a downwinder's story

As the nuclear tragedy unfolds in Japan, it's appropriate to think of how people in so many communities have been carelessly exposed to nuclear radiation. This story is from Steve Wagner, a peace activist who now lives in Oakland, California.


I was born in "the sacrifice zone," i.e., downwind from the
Hanford Atomic Works, in 1949. The town my family lived in until 1957 was Albion, Washington.

Albion was a wonderful place to be a child. Little did we know what simply living downwind from Hanford was doing to our health.

There were only dirt roads in Albion, then, so every car that came through town would kick-up a dose of dust. We kids would play for hours in the fields around Albion, where the grass that the cows and goats would later eat grew. The cows and goats would consume radioactive iodine-131 that had settled on the grass. The radioactive iodine-131 would then be passed on to us children through their milk, concentrating in our developing thyroid glands. Playing in the fields we would be exposed to the radioactive iodine-131 pre-goat or cow. Farmers plowing nearby would raise even more dust that we would breathe, inhaling even more radioactive iodine-131 and other contaminants that had settled from the upwind Hanford Atomic Works.

Among my playmates as a child in Albion were my cousins, Jerry and Karen, both long dead. Karen died of leukemia at the age of 15, and Jerry died of a brain tumor when he was only 32. My family often wondered why Jerry and Karen had died at such early ages, and now we have a pretty good idea why.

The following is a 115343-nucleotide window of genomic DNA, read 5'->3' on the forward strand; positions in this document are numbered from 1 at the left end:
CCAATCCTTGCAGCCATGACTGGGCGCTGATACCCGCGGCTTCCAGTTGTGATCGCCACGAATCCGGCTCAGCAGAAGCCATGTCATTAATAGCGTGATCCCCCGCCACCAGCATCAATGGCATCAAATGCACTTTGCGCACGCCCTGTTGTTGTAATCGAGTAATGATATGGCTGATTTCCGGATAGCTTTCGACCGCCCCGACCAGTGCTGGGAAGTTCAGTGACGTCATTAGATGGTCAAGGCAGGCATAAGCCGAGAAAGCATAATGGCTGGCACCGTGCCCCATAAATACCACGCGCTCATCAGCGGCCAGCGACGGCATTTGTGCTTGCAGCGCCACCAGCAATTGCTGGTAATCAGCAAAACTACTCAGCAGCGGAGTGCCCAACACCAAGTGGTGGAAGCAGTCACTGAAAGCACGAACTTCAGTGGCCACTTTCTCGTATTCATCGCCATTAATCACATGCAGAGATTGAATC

Thinking of Jerry and Karen, and listening to the other downwinders' and atomic workers' wrenching testimony here, I feel fortunate to at this time have "only" thyroid disease for which I will have to take medication for the rest of my life.

My father likes to joke that "the two biggest lies are 'the check is in the mail' and 'we're from the government and we're here to help you.'" Speaking earlier with another person who testified today, I mentioned that because he had actually worked at Hanford, and lived in the area most of his life, his phone must be ringing off the hook, what with all the expensive studies of radioactive exposures that are being done. He got a good laugh out of that, and assured me that that wasn't happening.

Governmental spending of millions of dollars on studies while downwinders drop like flies without so much as an apology, much less well-deserved compensation, gives new meaning to the term "Studying it to death."

Other downwinders and former Hanford atomic workers have told of missing files, and dis- and misinformation. Similar stories are documented in the recent USA Today series about atomic workers and people who live near nuclear facilities. This same scenario is playing-out all over the United States, and the rest of the world. In their zeal to develop more and bigger weapons, governments have left a radioactive legacy that will affect not only the workers and downwinders, but our posterity as well through our damaged genes.

The Hanford Health Effects Subcommittee must recognize that there is a huge credibility gap between government agencies and what government agencies say and the public and what the public believes.

Recognition by this subcommittee of the needs of downwinders as evidenced by a recommendation that the standards used to evaluate workplace exposures be applied to downwinders, and a further recommendation that downwinders be eligible for compensation, would go a long way to bridge this credibility gap.


STEVE WAGNER is a member of Lake Neighbors Organized for Peace (LMNOP), a group which holds a weekly peace walk around the Lake each Sunday at 3 p.m.


The above was a Statement by Steve Wagner to the Hanford Environmental Effects Subcommittee, Meeting in Kennewick, Washington
Friday, January 26, 2001